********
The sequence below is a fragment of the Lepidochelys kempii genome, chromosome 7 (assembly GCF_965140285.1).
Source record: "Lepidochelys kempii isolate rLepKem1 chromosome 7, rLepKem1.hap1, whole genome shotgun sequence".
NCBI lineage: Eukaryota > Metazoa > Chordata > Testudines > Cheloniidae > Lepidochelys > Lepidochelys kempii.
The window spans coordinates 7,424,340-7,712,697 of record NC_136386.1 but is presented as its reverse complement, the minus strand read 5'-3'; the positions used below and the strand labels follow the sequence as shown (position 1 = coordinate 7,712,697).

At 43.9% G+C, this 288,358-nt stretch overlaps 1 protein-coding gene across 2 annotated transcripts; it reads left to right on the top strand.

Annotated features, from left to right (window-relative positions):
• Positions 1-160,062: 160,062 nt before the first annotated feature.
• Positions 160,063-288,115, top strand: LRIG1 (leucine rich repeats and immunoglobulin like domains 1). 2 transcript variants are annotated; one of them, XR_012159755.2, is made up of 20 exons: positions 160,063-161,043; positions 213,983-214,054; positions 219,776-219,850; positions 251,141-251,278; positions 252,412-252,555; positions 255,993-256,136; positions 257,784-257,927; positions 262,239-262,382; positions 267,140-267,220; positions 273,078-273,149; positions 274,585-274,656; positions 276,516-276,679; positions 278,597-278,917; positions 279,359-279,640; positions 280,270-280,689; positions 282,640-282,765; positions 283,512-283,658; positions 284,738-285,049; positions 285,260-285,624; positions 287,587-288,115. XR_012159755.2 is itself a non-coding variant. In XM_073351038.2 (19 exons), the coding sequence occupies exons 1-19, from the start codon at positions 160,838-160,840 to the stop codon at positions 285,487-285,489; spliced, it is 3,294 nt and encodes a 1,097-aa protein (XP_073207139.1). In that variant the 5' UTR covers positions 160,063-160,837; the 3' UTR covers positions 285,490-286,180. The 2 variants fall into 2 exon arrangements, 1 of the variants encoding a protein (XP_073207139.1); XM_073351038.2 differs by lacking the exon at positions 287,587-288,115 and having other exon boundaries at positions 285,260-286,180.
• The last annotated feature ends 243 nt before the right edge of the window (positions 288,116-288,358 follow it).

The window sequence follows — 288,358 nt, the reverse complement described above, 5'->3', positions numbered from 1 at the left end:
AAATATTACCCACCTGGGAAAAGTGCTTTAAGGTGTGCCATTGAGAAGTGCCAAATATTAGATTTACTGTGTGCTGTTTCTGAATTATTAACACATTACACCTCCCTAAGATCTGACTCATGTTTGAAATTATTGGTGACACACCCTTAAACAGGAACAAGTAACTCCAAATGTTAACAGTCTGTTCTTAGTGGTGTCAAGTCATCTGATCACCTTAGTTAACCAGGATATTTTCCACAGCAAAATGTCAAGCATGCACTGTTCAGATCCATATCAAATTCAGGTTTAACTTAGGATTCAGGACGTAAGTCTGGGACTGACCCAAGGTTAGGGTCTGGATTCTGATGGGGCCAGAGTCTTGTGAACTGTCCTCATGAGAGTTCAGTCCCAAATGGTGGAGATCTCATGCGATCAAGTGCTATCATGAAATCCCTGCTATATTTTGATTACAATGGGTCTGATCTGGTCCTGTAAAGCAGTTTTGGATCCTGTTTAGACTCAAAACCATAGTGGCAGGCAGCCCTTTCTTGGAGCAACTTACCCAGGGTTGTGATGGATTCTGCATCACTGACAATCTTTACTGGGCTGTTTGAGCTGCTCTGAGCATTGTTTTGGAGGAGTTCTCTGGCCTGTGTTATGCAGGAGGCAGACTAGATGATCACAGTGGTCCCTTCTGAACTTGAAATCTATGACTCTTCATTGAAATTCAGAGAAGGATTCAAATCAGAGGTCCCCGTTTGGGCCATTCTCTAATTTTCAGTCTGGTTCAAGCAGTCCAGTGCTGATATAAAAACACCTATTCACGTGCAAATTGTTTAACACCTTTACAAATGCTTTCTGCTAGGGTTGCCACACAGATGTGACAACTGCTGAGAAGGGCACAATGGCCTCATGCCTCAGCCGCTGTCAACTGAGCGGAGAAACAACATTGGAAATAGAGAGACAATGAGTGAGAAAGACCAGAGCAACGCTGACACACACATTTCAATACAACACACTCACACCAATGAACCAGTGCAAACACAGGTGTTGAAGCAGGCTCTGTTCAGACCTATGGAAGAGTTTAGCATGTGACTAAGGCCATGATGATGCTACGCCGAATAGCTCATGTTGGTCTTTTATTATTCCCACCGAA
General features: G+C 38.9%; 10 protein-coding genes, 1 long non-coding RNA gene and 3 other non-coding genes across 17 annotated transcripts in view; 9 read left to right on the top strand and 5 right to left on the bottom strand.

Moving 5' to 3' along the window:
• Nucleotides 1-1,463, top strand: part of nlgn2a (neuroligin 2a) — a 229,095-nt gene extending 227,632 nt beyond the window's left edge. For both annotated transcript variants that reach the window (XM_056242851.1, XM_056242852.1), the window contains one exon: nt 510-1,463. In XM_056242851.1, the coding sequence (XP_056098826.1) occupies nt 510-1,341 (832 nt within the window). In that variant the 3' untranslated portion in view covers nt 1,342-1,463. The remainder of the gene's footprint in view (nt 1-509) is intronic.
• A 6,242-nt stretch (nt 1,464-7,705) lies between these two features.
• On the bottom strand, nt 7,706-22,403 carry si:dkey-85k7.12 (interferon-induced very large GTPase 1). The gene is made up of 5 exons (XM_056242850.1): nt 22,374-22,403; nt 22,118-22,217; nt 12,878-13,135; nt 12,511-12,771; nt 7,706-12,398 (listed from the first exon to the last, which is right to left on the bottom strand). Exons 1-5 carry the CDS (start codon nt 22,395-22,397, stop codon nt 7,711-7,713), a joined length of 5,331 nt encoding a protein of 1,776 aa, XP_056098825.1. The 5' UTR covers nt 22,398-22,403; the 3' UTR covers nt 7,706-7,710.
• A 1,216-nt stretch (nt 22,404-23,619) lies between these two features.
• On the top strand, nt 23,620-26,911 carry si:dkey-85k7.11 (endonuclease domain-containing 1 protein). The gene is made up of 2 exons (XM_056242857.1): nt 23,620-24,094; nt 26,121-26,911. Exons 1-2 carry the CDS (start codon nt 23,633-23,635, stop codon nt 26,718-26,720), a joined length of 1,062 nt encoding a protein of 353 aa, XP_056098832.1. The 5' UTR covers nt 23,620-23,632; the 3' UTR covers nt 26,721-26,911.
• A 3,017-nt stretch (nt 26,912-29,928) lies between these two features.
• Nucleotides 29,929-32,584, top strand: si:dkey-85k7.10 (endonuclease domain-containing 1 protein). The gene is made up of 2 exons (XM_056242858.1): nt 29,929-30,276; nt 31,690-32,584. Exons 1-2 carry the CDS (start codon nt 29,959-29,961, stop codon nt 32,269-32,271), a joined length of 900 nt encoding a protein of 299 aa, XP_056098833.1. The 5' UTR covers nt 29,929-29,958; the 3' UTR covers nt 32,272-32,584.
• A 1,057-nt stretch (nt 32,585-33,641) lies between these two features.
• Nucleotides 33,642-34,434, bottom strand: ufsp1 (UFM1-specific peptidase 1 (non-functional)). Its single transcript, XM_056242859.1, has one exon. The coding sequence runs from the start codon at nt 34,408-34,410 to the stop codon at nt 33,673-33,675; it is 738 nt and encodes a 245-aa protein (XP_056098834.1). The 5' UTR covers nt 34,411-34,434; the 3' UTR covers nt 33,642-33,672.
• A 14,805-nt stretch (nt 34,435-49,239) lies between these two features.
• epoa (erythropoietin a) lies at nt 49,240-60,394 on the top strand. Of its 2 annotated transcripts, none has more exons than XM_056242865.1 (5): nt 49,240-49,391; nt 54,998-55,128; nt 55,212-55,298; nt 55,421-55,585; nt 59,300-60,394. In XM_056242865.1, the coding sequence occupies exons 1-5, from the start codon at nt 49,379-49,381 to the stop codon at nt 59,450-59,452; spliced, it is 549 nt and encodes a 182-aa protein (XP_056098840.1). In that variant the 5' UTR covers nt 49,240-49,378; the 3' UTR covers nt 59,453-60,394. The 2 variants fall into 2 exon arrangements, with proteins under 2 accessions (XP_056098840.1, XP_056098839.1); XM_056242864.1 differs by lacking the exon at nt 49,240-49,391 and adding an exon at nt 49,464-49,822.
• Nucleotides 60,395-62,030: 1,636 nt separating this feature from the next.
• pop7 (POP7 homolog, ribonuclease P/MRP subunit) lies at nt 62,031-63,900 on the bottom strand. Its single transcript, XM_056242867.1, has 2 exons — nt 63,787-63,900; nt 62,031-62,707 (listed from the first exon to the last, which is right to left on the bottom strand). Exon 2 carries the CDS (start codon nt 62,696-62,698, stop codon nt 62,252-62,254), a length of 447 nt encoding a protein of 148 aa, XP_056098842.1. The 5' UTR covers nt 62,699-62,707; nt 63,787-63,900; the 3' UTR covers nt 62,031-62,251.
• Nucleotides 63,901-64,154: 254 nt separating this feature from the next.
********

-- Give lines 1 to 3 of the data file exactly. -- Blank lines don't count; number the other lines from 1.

The sequence below is a fragment of the Lepidochelys kempii genome, chromosome 7 (assembly GCF_965140285.1).
Source record: "Lepidochelys kempii isolate rLepKem1 chromosome 7, rLepKem1.hap1, whole genome shotgun sequence".
NCBI lineage: Eukaryota > Metazoa > Chordata > Testudines > Cheloniidae > Lepidochelys > Lepidochelys kempii.